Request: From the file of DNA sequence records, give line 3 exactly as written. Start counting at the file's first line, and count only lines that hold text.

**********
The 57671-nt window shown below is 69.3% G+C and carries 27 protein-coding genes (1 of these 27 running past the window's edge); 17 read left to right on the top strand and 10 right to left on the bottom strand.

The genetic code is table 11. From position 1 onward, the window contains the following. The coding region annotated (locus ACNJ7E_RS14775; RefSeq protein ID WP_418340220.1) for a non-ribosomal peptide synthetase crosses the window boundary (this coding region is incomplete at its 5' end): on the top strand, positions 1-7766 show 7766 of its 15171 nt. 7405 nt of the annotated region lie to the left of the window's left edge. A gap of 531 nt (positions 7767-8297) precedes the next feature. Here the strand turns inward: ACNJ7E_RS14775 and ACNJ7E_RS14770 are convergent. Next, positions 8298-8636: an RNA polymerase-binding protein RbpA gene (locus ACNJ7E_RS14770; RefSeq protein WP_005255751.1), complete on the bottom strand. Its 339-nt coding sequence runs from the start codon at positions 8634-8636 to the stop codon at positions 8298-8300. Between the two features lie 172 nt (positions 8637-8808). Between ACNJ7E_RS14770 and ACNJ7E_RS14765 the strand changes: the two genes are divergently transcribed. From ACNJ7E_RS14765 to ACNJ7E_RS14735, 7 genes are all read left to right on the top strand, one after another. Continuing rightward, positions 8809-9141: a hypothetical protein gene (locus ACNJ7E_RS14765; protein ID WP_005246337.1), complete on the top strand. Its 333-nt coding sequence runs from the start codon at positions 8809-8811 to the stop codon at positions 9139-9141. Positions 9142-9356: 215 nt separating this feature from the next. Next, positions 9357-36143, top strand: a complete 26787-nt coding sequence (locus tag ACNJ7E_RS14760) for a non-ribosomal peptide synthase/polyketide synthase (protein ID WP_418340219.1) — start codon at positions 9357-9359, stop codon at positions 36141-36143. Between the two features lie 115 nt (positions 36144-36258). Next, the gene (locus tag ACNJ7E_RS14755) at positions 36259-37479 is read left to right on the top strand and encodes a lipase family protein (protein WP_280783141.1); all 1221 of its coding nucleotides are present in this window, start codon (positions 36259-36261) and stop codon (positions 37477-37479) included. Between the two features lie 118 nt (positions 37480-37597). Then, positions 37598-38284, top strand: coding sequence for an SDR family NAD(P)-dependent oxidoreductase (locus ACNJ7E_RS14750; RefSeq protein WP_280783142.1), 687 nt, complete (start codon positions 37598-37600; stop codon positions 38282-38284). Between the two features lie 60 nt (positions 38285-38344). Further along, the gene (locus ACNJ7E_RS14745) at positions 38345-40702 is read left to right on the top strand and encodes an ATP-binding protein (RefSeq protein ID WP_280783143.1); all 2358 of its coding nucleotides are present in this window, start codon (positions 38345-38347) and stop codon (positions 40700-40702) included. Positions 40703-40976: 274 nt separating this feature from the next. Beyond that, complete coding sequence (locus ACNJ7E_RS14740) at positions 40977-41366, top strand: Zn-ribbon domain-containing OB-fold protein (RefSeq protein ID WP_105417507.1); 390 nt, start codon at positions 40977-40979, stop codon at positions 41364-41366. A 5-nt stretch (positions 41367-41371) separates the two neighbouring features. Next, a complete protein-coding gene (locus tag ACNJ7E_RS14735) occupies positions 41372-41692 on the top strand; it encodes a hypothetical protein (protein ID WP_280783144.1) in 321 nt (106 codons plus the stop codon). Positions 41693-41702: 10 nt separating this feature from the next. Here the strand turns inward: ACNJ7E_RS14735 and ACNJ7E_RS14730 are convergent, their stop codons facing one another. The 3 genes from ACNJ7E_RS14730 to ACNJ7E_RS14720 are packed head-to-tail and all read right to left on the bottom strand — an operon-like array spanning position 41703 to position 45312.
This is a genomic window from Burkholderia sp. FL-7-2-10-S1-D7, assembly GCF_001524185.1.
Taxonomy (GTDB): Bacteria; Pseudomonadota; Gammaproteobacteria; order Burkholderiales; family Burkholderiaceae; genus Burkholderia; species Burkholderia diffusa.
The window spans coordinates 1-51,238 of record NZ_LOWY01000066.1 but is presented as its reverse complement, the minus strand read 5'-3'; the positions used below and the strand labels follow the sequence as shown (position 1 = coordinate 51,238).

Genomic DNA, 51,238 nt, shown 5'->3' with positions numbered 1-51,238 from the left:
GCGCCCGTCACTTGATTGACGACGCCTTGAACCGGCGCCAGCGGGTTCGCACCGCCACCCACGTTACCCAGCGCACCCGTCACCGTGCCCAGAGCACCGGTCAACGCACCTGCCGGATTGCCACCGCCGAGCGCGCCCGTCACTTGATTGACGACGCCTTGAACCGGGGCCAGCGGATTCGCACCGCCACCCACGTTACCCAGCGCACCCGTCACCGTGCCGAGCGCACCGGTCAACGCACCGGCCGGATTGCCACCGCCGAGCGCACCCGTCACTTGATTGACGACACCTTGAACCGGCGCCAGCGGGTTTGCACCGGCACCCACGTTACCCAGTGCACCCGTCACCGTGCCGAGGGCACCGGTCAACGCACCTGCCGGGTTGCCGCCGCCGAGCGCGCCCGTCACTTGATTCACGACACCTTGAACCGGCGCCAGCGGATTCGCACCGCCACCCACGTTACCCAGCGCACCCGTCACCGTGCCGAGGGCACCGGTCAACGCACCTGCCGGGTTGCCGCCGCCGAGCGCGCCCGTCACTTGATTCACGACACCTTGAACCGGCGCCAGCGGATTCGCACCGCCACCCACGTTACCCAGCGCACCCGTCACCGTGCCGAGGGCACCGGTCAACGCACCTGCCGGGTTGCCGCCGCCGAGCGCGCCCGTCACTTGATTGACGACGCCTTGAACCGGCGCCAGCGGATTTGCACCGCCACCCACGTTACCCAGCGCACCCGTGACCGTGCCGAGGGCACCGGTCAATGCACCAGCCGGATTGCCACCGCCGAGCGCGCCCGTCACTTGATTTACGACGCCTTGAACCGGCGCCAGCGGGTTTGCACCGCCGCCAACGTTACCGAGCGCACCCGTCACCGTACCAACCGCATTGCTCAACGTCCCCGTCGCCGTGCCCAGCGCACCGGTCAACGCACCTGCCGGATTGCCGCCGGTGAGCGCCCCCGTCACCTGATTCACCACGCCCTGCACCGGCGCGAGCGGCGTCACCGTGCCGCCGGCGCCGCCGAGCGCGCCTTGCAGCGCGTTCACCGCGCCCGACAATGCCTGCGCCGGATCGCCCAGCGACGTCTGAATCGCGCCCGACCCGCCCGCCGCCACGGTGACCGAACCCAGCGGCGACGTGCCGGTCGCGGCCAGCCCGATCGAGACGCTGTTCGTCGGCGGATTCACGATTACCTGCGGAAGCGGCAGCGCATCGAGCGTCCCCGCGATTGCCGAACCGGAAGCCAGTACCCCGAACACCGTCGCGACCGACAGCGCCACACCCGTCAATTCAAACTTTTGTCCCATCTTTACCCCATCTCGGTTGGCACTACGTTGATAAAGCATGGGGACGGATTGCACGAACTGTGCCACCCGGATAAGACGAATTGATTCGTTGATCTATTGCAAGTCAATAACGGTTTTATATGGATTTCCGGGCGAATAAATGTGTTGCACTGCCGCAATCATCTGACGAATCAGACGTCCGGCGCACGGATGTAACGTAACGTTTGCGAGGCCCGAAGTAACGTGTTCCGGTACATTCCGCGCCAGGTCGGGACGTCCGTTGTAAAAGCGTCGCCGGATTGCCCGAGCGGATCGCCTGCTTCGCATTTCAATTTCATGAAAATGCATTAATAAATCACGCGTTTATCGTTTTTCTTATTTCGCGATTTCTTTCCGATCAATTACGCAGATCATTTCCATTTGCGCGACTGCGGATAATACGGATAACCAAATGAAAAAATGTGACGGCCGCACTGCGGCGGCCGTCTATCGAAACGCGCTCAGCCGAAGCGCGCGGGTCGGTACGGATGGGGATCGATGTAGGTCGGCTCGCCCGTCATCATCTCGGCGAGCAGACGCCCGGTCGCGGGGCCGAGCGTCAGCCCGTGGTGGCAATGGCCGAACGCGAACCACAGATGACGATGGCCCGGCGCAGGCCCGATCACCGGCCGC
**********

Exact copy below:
This is a genomic window from Burkholderia sp. FL-7-2-10-S1-D7, assembly GCF_001524185.1.